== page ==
Today is the birthday of John Steinbeck, one of my favorites, who said: "The writer must believe that what he is doing is the most important thing in the world. And he must hold to this illusion even when he knows it is not true."
As a writer, I know this is true. But I'm not acting like it. If it's the most important thing in the world, then why am I not sitting down and tippy-tapping out delightful words for eight hours a day?
(As aside -- wouldn't the world be a much lovelier place if everyone believed that the work that they do -- whether for salary or not -- is the most important thing in the world?)
Stuff gets in the way. Some days, the work I get paid for seems to be the most important thing in the world. Some days, it's finishing a quilt or a pair of socks. (!) And some days, the most important things in the world to me are sitting on the couch watching TV with Clay or baking a German Chocolate birthday cake. Some days, I don't think I am cut out for this writing thing.
And writing can be discouraging. Our book, Escaped With Honor, is now in the substantive edit process. What this means is that everything we have worked so hard on for the last year and a half -- every paragraph, sentence and word -- has been picked apart and reshaped by a kind but persnickety editor. I had my first good cry in months (not counting Silver Linings Playbook) when I saw our first edited chapter.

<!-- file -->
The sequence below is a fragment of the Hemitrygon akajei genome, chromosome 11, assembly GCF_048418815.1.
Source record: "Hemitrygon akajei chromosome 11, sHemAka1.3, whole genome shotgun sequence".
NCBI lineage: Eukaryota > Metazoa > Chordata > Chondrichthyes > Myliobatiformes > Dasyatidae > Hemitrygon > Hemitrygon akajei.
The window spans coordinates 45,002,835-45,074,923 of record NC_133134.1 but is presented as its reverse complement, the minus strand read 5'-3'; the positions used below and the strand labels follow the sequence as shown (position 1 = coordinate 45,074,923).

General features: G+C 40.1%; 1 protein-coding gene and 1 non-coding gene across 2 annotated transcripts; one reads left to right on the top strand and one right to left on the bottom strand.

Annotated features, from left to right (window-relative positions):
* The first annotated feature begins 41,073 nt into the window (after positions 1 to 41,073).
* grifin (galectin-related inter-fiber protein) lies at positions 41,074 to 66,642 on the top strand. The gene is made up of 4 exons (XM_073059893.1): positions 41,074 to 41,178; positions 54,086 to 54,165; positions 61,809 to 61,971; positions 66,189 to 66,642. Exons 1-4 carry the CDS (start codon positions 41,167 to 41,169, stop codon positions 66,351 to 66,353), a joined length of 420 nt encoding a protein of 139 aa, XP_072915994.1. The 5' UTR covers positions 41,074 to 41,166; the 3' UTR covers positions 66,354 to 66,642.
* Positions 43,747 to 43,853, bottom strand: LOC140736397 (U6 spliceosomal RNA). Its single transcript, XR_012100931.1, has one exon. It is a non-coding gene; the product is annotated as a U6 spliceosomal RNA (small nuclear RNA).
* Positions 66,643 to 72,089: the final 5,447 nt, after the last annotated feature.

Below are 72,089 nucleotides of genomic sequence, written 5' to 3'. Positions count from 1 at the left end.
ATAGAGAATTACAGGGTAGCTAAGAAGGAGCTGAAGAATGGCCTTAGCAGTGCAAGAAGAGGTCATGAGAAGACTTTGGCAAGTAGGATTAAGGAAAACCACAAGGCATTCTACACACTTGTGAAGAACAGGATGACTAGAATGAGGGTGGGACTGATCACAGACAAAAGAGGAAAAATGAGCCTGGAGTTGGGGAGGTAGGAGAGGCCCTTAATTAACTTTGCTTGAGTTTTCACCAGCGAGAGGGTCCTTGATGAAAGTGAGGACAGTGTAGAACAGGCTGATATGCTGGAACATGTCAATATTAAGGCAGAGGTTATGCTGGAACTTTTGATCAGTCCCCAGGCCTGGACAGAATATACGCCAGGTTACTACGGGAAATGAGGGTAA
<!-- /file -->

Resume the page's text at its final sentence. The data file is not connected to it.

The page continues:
(When I taught English 101/102 at Akron U., we were asked not to use red pen in grading essays, as it was discouraging and looked as if we had bled all over our students' work. I never before realized how true that was.)
I said some not-very-nice words.
And then, I re-read the chapter with the edits. Shit. It was so much better.
Since my goal is getting a book into Chuck's hands ASAP, I'm drying my tears and waiting on the next chapters. His book might not be the most important thing in the world to everyone, but it is to him. And right now, that makes it the most important thing in the world to me, too.